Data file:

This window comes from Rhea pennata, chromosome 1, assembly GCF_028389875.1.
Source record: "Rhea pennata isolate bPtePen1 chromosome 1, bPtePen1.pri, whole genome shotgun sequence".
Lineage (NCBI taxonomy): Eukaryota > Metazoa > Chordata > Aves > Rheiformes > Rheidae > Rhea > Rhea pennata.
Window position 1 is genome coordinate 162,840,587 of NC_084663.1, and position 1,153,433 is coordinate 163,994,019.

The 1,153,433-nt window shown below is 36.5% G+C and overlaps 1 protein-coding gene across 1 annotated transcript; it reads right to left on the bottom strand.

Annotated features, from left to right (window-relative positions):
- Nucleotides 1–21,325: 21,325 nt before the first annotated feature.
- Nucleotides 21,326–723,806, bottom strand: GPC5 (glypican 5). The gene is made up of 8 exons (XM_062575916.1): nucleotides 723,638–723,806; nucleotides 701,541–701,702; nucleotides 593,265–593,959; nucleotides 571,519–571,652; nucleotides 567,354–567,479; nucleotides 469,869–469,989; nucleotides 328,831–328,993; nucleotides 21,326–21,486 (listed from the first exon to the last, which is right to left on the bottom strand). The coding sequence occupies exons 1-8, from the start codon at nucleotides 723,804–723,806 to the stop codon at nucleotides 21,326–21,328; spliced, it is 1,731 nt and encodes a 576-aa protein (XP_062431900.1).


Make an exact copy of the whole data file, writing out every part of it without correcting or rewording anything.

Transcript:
This window comes from Rhea pennata, chromosome 1, assembly GCF_028389875.1.
Source record: "Rhea pennata isolate bPtePen1 chromosome 1, bPtePen1.pri, whole genome shotgun sequence".
Lineage (NCBI taxonomy): Eukaryota > Metazoa > Chordata > Aves > Rheiformes > Rheidae > Rhea > Rhea pennata.
Window position 1 is genome coordinate 162,840,587 of NC_084663.1, and position 1,153,433 is coordinate 163,994,019.

The 1,153,433-nt window shown below is 36.5% G+C and overlaps 1 protein-coding gene across 1 annotated transcript; it reads right to left on the bottom strand.

Annotated features, from left to right (window-relative positions):
- Nucleotides 1–21,325: 21,325 nt before the first annotated feature.
- Nucleotides 21,326–723,806, bottom strand: GPC5 (glypican 5). The gene is made up of 8 exons (XM_062575916.1): nucleotides 723,638–723,806; nucleotides 701,541–701,702; nucleotides 593,265–593,959; nucleotides 571,519–571,652; nucleotides 567,354–567,479; nucleotides 469,869–469,989; nucleotides 328,831–328,993; nucleotides 21,326–21,486 (listed from the first exon to the last, which is right to left on the bottom strand). The coding sequence occupies exons 1-8, from the start codon at nucleotides 723,804–723,806 to the stop codon at nucleotides 21,326–21,328; spliced, it is 1,731 nt and encodes a 576-aa protein (XP_062431900.1).